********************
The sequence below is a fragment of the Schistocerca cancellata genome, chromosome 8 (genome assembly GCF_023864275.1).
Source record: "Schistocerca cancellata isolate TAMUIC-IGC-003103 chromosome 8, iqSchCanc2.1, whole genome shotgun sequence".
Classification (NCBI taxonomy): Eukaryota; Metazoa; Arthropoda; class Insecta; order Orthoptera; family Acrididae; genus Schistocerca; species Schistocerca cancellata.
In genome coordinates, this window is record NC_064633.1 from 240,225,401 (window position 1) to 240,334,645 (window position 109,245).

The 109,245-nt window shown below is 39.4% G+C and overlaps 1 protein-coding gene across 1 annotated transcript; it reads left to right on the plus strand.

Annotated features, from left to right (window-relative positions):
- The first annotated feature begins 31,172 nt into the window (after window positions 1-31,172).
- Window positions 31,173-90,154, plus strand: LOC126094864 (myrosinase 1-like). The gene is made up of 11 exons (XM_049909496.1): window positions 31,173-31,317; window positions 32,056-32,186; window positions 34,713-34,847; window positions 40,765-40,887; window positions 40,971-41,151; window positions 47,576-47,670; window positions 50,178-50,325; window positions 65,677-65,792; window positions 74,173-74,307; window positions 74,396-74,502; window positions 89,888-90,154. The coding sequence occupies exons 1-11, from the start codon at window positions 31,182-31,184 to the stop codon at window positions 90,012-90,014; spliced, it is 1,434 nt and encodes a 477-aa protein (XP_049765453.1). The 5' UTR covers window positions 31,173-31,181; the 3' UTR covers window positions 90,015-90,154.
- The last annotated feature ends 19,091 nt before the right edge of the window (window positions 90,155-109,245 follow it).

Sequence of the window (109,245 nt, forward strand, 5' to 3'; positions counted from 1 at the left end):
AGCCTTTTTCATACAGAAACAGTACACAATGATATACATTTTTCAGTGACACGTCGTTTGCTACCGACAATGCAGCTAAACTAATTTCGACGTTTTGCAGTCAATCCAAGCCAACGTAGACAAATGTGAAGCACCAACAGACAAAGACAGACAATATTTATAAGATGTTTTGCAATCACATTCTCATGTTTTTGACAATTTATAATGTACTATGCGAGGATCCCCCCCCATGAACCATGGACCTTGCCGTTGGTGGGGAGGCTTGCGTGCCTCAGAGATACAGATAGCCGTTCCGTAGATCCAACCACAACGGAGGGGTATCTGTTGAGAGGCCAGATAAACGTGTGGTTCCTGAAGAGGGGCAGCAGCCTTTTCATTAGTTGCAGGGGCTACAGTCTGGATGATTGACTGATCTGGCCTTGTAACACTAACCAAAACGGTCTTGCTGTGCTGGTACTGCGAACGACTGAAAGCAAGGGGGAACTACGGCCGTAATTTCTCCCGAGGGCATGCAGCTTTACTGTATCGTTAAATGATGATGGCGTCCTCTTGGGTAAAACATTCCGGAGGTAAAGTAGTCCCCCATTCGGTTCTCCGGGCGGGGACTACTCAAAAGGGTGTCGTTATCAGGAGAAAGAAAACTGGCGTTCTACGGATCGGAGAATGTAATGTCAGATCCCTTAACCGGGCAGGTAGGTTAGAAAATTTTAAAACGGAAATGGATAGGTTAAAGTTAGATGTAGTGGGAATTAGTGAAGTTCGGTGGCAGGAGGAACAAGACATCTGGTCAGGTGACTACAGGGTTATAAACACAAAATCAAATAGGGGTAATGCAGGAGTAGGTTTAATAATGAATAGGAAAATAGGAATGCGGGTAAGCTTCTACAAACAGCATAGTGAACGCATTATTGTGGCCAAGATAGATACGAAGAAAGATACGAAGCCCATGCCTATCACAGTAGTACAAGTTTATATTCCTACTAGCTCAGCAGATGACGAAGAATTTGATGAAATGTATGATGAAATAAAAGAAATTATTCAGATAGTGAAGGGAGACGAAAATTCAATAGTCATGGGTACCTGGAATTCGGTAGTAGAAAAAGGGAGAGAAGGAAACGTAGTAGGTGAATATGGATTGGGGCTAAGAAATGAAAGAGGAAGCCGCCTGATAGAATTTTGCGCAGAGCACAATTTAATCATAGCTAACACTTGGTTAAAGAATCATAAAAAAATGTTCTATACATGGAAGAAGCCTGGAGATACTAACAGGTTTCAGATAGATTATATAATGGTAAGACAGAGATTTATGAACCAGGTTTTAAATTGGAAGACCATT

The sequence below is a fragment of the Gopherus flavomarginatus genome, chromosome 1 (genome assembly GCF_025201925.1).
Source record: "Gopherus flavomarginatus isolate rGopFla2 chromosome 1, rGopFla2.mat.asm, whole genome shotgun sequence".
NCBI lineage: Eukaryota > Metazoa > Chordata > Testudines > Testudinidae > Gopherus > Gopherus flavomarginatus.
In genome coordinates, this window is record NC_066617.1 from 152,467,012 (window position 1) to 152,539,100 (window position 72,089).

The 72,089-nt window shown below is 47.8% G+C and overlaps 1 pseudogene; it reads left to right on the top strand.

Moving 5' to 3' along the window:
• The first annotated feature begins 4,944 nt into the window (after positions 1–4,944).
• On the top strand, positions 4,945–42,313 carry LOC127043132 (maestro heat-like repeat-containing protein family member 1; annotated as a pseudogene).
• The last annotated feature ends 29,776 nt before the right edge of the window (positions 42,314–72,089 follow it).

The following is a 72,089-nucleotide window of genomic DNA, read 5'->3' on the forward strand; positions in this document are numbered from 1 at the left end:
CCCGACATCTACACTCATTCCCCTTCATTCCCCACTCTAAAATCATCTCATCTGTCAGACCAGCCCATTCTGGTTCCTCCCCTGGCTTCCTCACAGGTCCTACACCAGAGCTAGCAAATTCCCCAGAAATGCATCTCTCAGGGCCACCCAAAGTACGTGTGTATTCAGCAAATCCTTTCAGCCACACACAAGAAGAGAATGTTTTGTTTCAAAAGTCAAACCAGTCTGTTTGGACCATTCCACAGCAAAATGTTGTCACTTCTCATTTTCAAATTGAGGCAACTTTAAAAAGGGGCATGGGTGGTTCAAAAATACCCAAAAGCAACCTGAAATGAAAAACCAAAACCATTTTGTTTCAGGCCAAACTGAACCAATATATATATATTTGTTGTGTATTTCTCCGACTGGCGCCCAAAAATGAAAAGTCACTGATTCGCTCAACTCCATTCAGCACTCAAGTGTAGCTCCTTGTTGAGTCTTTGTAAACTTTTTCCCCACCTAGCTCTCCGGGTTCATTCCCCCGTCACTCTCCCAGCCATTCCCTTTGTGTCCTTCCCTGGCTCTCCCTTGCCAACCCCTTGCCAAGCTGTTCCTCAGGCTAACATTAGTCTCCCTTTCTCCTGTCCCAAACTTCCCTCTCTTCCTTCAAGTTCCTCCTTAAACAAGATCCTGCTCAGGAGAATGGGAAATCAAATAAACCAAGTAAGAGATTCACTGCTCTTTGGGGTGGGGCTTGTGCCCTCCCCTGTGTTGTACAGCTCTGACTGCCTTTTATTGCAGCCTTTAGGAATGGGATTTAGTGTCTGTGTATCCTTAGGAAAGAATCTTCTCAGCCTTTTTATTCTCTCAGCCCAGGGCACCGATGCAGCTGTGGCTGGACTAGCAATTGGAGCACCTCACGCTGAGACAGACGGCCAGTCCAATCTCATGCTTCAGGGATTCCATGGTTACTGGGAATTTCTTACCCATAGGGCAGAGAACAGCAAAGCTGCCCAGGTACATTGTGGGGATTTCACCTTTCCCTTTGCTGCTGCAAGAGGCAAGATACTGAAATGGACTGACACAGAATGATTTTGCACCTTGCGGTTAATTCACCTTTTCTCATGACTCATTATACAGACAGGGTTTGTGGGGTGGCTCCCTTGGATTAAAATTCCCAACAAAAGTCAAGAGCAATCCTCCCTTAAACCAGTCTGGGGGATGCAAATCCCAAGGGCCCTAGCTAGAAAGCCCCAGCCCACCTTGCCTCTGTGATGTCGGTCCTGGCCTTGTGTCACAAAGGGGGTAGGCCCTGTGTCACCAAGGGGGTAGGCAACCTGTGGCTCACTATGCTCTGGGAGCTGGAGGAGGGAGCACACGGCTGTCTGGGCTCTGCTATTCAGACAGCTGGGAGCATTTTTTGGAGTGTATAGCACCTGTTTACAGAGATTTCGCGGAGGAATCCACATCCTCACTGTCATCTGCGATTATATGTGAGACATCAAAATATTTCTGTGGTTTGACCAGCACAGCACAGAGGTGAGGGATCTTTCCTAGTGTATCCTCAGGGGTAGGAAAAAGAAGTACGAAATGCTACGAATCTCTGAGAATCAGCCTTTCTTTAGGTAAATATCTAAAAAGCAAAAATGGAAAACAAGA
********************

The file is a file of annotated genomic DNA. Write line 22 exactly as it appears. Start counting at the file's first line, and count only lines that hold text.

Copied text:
CCCGACATCTACACTCATTCCCCTTCATTCCCCACTCTAAAATCATCTCATCTGTCAGACCAGCCCATTCTGGTTCCTCCCCTGGCTTCCTCACAGGTCCTACACCAGAGCTAGCAAATTCCCCAGAAATGCATCTCTCAGGGCCACCCAAAGTACGTGTGTATTCAGCAAATCCTTTCAGCCACACACAAGAAGAGAATGTTTTGTTTCAAAAGTCAAACCAGTCTGTTTGGACCATTCCACAGCAAAATGTTGTCACTTCTCATTTTCAAATTGAGGCAACTTTAAAAAGGGGCATGGGTGGTTCAAAAATACCCAAAAGCAACCTGAAATGAAAAACCAAAACCATTTTGTTTCAGGCCAAACTGAACCAATATATATATATTTGTTGTGTATTTCTCCGACTGGCGCCCAAAAATGAAAAGTCACTGATTCGCTCAACTCCATTCAGCACTCAAGTGTAGCTCCTTGTTGAGTCTTTGTAAACTTTTTCCCCACCTAGCTCTCCGGGTTCATTCCCCCGTCACTCTCCCAGCCATTCCCTTTGTGTCCTTCCCTGGCTCTCCCTTGCCAACCCCTTGCCAAGCTGTTCCTCAGGCTAACATTAGTCTCCCTTTCTCCTGTCCCAAACTTCCCTCTCTTCCTTCAAGTTCCTCCTTAAACAAGATCCTGCTCAGGAGAATGGGAAATCAAATAAACCAAGTAAGAGATTCACTGCTCTTTGGGGTGGGGCTTGTGCCCTCCCCTGTGTTGTACAGCTCTGACTGCCTTTTATTGCAGCCTTTAGGAATGGGATTTAGTGTCTGTGTATCCTTAGGAAAGAATCTTCTCAGCCTTTTTATTCTCTCAGCCCAGGGCACCGATGCAGCTGTGGCTGGACTAGCAATTGGAGCACCTCACGCTGAGACAGACGGCCAGTCCAATCTCATGCTTCAGGGATTCCATGGTTACTGGGAATTTCTTACCCATAGGGCAGAGAACAGCAAAGCTGCCCAGGTACATTGTGGGGATTTCACCTTTCCCTTTGCTGCTGCAAGAGGCAAGATACTGAAATGGACTGACACAGAATGATTTTGCACCTTGCGGTTAATTCACCTTTTCTCATGACTCATTATACAGACAGGGTTTGTGGGGTGGCTCCCTTGGATTAAAATTCCCAACAAAAGTCAAGAGCAATCCTCCCTTAAACCAGTCTGGGGGATGCAAATCCCAAGGGCCCTAGCTAGAAAGCCCCAGCCCACCTTGCCTCTGTGATGTCGGTCCTGGCCTTGTGTCACAAAGGGGGTAGGCCCTGTGTCACCAAGGGGGTAGGCAACCTGTGGCTCACTATGCTCTGGGAGCTGGAGGAGGGAGCACACGGCTGTCTGGGCTCTGCTATTCAGACAGCTGGGAGCATTTTTTGGAGTGTATAGCACCTGTTTACAGAGATTTCGCGGAGGAATCCACATCCTCACTGTCATCTGCGATTATATGTGAGACATCAAAATATTTCTGTGGTTTGACCAGCACAGCACAGAGGTGAGGGATCTTTCCTAGTGTATCCTCAGGGGTAGGAAAAAGAAGTACGAAATGCTACGAATCTCTGAGAATCAGCCTTTCTTTAGGTAAATATCTAAAAAGCAAAAATGGAAAACAAGA